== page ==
Sherman Alexie makes me want to write. Though when I tell people about this Nez Perce American Indian author I always get excited and tell people that they should read The Lone Ranger and Tonto Fistfight in Heaven first. And they ask who the author is and I always respond “Alexie Sherman, no, no, I mean Sherman Alexie.”
From my time working at the library I have to view the placement of his books in my mind to get his name right. His books were right there by the large print, the beginning of the alphabet by Auster and Acito, not by the Fantasy section which was the end of the alphabet, his book jackets don’t’ rub elbows with Shelley or Sheldon.
You should read Sherman Alexie. He is a wonderful writer. Why? Because he is. His words are so poetic and sad and funny at the same time. He wrote a poem and to this day one phrase keeps me company when I worry about our teens reading dusky literary drivel.
“I miss standing in the mosquito dark.”
Oh it flows off my tongue with rapture, mosquito dark. Lovely, earthy, well written.
He writes with the ambition, betrayal, exhaustion and history of a culture on his shoulders. He writes with his heart on his feet, dancing to rhythmic songs the young guffaw at and the old treasure.
He writes with purpose and tries to define no one but himself.
He writes and may have mistakenly found himself in the same boat as John Cougar Mellencamp. (I still use the ‘Cougar’ even if he doesn’t. John set up his place in my heart as Cougar.) Alexie might find himself in the same boat, an artist who never set out to be a voice of a people, a culture, a generation, yet here he is.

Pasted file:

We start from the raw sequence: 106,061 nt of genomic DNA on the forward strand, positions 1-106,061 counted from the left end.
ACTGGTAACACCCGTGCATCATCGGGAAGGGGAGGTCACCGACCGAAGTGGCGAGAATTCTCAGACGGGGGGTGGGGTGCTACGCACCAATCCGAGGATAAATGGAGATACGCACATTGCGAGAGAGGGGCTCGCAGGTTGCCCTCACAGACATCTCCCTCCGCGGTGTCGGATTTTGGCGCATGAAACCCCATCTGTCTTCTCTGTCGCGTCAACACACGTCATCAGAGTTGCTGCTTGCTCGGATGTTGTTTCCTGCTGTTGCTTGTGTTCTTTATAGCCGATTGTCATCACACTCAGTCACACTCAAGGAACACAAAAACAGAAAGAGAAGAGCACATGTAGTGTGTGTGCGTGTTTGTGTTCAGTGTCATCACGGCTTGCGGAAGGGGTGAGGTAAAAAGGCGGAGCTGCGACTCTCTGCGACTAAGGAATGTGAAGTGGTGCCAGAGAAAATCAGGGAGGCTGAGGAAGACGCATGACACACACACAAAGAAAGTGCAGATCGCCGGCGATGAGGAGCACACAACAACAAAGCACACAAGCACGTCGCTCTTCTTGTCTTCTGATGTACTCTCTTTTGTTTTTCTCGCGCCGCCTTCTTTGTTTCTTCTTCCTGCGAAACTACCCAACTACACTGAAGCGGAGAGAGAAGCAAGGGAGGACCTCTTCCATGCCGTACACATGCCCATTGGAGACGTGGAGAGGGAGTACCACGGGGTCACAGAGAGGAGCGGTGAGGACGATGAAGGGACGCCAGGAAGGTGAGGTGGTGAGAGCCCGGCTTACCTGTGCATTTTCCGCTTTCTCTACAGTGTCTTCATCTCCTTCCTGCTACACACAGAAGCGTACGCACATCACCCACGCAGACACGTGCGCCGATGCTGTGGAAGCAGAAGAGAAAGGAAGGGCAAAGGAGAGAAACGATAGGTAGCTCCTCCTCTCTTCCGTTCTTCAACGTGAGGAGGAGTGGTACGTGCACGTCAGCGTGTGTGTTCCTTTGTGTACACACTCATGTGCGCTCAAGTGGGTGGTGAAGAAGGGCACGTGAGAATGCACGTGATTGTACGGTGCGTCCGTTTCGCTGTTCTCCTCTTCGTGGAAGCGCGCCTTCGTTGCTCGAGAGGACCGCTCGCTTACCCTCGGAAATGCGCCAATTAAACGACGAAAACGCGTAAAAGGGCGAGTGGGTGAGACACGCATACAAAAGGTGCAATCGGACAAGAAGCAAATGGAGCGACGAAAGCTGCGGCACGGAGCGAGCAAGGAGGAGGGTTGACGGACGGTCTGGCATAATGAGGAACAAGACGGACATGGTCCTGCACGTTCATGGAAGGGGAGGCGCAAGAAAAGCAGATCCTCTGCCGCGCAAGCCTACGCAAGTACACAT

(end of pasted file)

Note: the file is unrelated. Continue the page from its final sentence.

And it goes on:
What would that be like? To croon a love song on the page for ghosts. To wish the prosperity of creation myths. To will the betterment of a race. To dance the night away for the beat of one ancient drum. To blink and breathe and listen and reach and speak for America’s dirty little secret?
What would it be like to be a voice of anything? Do I have a voice of my generation? Someone claimed it was Kurt Cobain at one point and I don’t agree with that. It’s not that I don’t agree, I just refuse to accept someone as himself as my voice for my generation. If that were the case, what’s next? Jay-Z running for a government position all because he wrote a book? Actually, he had his book ghost written. Well, he is calling it co-authored, by Dream Hampton. Apparently she was paid a large chunk of cash to write his book Decoded.
Do people really think these celebrities are writing their own books? If you scour the pages hard enough you will find a place where all those books admit there dirty little secrets, that indeed, said book was written by ‘so and so as told by the celebrity whose name appears on the cover of this book.’
Even Russell Brand’s book was written by a ghost writer. I thought maybe he might have written his own book. It’s filthy, dirty and indulgently sprinkled with twenty five dollar words. Alas, such is the veil Hollywood is cloaked in.
I want a writing career of my own but do I need one enough that I would ever ghost write a book for a star? Maybe John Cougar Mellencamp, but that’s it.
I am not the voice of a generation, a culture, a family, a race, a gender or even a creed. I am the voice of myself. I don’t think I could be more than that. I am the voice of my own dirty little secrets; a girl has to have something to write about, right?
While I wait for the curtain to lift on my own fifteen minutes of fame, I read authors who make me want to write and I tell friends, you have to read Alexie Sherman, I mean, Sherman Alexie.